On Fri, Dec 23, 2011 at 12:06:24PM -0800, meekerdb wrote:
> On 12/23/2011 2:17 AM, Bruno Marchal wrote:
> >>Why? Turing emulability of the physics that supervened on is surely 
> >>irrelevant.
> >
> >Unless it plays a role at some level, like you suggest by
> >attributing a physical activity to something which is not used in
> >a branch, but might be used in another branch, for physical
> >reason. In that case, *such* physical acitvity is relevant, and
> >has to be taken into account in the artificial brain, as it will
> >be in the UD.
> Although we know that brain processes are approximately classical,
> they are not strictly classical.  So is it Russell's hypothesis that
> a strictly classical brain, as in Greg Egan's "The Singleton", would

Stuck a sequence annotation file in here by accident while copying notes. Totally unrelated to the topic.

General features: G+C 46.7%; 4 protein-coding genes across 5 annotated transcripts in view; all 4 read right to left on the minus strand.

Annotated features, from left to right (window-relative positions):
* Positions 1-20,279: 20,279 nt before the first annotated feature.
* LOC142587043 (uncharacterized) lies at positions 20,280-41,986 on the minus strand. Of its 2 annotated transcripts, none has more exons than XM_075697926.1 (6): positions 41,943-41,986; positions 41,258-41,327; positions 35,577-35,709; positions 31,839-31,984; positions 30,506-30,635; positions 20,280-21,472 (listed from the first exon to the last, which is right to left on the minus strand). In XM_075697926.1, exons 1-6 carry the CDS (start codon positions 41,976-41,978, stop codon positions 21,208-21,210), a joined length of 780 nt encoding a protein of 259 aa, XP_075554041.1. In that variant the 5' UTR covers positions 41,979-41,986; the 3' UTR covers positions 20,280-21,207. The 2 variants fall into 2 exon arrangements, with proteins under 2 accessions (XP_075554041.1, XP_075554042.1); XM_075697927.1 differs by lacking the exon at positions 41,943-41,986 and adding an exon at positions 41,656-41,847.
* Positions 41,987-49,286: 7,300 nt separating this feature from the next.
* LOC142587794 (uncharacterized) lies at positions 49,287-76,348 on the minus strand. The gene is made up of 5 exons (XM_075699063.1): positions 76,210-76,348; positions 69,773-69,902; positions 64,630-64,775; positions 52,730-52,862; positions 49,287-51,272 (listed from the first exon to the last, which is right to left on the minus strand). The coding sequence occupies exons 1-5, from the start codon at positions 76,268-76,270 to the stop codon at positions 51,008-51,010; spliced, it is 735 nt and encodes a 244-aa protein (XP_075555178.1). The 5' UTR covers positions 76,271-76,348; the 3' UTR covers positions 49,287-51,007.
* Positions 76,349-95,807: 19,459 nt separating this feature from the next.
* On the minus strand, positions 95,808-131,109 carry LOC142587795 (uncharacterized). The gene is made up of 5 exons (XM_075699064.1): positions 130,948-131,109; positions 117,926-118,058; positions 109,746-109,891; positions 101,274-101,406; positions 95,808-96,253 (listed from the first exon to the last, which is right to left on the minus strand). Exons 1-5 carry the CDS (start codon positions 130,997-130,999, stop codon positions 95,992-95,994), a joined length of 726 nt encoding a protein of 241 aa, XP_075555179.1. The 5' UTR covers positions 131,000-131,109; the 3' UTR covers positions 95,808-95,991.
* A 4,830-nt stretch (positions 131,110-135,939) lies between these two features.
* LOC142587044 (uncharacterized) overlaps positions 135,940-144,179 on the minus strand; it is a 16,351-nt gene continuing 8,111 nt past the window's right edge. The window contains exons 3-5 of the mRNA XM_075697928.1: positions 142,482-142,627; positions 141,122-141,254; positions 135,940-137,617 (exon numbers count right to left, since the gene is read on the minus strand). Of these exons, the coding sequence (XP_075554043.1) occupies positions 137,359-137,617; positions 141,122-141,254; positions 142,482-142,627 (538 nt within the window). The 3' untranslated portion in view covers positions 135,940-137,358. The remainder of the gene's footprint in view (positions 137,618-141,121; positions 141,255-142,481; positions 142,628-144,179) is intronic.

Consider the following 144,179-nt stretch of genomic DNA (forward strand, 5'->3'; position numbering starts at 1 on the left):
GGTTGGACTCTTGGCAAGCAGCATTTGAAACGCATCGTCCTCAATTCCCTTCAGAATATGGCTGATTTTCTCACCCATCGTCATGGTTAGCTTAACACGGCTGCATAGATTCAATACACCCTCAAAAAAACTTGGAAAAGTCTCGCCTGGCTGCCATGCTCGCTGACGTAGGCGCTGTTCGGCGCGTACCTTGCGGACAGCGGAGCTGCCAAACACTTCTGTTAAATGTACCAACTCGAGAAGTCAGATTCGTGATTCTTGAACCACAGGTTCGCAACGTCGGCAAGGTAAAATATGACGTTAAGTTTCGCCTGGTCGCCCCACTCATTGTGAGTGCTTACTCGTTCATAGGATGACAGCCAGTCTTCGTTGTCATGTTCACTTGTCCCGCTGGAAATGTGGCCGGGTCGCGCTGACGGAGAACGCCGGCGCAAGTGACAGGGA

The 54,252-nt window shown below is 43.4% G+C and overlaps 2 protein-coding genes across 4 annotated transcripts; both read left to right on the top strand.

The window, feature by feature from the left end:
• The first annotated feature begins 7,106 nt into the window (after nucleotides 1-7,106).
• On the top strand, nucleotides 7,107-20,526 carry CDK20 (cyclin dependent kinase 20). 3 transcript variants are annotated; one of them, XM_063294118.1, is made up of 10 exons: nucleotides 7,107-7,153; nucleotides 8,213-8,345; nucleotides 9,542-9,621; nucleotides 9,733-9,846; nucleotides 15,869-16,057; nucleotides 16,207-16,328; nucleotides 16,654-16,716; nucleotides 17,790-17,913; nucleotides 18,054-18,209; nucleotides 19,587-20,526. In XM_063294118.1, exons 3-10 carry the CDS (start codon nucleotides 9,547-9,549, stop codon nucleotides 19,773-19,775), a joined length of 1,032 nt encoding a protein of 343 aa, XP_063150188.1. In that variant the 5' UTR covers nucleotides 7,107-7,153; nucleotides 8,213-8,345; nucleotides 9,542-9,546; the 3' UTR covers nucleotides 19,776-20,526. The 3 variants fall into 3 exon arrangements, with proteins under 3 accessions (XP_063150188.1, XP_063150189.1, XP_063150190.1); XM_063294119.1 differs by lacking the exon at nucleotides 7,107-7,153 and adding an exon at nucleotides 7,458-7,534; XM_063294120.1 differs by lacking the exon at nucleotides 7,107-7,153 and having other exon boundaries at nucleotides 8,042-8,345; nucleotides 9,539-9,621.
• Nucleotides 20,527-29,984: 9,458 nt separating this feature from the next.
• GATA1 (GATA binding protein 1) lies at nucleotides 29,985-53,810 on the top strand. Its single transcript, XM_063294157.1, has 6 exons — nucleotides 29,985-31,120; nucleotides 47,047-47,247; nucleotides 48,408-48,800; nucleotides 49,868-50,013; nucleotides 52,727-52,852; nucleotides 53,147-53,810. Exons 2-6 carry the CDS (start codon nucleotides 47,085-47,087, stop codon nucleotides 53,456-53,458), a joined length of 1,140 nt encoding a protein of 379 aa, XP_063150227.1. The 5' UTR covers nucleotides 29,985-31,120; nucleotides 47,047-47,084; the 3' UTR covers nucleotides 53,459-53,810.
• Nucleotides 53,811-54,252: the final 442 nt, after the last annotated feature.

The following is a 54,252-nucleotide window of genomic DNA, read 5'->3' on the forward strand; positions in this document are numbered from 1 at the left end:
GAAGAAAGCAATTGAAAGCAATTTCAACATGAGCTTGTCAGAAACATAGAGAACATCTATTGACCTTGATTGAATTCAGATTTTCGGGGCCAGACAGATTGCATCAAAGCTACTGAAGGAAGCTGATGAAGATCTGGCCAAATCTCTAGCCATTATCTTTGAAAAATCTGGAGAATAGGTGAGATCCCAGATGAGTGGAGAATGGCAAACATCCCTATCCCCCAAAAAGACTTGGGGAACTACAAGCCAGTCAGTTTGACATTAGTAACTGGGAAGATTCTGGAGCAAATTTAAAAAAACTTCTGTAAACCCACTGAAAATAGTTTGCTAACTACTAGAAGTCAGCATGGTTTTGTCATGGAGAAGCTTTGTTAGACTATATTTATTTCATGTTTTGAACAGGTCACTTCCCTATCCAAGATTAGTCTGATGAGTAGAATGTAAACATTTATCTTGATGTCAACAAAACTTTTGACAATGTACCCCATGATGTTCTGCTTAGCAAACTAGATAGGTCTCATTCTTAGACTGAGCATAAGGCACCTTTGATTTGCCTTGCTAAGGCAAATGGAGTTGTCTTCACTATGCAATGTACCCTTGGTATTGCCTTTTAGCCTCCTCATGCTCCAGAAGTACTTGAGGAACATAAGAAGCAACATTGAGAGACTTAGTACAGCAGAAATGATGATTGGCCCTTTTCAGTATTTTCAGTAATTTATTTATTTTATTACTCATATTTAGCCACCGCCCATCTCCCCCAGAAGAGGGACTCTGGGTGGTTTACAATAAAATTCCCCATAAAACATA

> obey the 323 principle, but that real brains don't?
> Brent

Nice characterisation. Although I would nuance this by saying that the
multiversal 323 principle is far from obvious, and requires proof
before being used in an argument.


Prof Russell Standish                  Phone 0425 253119 (mobile)
Principal, High Performance Coders
Visiting Professor of Mathematics      hpco...@hpcoders.com.au
University of New South Wales          http://www.hpcoders.com.au

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